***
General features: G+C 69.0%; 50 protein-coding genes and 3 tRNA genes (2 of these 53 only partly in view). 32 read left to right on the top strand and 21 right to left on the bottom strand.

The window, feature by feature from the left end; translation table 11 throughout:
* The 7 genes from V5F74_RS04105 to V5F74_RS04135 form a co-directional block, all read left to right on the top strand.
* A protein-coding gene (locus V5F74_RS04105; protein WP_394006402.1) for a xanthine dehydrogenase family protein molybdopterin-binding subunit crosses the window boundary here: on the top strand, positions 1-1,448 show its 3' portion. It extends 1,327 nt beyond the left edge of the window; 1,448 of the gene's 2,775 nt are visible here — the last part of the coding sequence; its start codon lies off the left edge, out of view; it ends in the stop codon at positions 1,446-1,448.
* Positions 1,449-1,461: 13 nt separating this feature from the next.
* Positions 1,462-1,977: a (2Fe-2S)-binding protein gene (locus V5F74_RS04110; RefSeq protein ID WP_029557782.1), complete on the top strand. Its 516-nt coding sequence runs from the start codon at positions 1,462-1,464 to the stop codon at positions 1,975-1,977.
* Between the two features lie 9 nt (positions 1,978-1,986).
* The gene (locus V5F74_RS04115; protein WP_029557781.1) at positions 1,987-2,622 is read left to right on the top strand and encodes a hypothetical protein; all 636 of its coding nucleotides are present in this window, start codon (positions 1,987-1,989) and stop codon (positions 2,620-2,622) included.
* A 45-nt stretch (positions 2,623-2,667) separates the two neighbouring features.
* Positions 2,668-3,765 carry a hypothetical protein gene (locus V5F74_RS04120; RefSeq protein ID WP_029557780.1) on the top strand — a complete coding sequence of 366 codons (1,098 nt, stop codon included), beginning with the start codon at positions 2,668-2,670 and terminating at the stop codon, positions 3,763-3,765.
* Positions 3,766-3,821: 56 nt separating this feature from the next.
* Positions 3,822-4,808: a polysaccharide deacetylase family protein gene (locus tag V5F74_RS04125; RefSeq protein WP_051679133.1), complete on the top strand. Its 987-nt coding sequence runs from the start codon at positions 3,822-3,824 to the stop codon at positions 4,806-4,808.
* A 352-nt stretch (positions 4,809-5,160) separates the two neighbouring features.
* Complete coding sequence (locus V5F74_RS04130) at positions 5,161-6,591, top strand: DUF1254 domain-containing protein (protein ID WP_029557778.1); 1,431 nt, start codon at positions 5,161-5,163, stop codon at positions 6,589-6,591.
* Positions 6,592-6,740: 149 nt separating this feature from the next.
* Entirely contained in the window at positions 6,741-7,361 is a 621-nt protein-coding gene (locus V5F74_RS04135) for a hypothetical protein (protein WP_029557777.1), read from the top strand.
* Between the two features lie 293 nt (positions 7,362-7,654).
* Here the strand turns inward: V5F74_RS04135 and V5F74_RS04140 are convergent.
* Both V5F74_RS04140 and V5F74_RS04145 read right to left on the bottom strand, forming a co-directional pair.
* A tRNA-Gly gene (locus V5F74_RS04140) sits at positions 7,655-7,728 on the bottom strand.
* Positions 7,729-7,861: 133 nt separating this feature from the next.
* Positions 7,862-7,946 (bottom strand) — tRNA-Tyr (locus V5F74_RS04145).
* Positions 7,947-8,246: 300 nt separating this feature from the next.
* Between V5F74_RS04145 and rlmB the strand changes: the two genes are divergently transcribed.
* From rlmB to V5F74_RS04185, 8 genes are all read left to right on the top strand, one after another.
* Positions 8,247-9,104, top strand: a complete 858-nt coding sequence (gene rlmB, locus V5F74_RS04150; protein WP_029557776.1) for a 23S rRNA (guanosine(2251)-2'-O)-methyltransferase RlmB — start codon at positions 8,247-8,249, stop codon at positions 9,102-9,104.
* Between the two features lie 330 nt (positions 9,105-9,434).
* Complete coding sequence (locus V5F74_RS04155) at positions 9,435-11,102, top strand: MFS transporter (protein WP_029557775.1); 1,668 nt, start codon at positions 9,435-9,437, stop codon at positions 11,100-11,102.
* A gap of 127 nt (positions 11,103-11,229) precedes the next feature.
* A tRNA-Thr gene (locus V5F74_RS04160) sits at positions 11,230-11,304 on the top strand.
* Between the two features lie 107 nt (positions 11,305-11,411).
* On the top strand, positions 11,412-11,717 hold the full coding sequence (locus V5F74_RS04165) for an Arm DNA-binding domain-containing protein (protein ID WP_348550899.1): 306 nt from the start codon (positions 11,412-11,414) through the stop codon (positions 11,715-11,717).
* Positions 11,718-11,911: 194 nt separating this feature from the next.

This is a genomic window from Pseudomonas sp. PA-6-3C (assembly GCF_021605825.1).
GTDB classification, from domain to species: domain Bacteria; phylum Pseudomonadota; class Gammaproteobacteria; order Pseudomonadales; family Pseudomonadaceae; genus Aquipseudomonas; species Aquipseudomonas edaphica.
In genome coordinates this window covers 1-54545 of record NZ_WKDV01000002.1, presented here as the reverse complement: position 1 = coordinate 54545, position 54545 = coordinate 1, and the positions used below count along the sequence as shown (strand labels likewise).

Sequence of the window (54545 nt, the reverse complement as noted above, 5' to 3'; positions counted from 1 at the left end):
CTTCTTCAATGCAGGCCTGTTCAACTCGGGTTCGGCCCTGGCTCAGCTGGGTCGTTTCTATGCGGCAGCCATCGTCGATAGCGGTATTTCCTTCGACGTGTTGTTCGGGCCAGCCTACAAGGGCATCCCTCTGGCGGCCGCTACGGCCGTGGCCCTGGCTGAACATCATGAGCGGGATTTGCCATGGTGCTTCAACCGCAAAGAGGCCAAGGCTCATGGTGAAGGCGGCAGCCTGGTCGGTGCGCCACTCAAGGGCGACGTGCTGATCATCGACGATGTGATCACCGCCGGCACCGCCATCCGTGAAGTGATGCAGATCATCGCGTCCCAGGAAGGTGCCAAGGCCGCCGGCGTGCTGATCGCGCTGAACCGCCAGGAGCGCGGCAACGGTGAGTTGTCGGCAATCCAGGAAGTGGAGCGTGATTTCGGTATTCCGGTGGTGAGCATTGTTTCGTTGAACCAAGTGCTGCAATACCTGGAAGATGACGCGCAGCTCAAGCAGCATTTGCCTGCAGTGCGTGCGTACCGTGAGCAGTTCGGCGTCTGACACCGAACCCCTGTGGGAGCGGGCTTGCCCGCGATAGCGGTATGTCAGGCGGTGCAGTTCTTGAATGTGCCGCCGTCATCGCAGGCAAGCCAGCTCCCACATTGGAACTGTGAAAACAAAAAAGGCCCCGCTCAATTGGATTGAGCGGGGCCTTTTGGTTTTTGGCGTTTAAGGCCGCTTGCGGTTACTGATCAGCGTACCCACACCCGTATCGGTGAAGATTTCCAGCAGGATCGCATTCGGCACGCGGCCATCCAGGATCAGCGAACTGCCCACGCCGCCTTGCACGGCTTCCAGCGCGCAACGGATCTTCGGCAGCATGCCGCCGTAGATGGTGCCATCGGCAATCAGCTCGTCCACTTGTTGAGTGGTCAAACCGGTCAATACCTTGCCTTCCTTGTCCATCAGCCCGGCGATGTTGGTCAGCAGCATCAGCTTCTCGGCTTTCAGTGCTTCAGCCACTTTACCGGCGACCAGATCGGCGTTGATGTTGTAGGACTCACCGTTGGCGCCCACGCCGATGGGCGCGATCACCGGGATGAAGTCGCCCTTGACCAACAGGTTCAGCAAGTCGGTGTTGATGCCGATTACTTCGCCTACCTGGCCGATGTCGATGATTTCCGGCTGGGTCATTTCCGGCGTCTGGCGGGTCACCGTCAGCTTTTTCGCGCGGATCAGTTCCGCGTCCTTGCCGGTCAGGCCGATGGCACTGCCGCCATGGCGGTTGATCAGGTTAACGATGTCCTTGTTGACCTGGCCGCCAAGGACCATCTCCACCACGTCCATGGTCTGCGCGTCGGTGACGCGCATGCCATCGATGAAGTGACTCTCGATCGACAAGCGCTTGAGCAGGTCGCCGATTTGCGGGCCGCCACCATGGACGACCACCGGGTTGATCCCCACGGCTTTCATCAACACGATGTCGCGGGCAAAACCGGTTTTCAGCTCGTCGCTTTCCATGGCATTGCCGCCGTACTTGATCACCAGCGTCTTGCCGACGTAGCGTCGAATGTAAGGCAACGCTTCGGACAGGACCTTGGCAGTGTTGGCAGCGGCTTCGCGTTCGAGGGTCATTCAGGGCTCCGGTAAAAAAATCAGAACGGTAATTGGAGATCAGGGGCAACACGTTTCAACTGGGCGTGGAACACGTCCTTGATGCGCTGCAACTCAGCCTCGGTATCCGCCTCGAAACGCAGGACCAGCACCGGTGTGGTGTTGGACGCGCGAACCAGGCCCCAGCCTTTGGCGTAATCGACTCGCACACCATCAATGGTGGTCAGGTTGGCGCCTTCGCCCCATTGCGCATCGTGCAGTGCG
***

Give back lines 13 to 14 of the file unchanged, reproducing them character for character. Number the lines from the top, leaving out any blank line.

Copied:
* A 352-nt stretch (positions 4,809-5,160) separates the two neighbouring features.
* Complete coding sequence (locus V5F74_RS04130) at positions 5,161-6,591, top strand: DUF1254 domain-containing protein (protein ID WP_029557778.1); 1,431 nt, start codon at positions 5,161-5,163, stop codon at positions 6,589-6,591.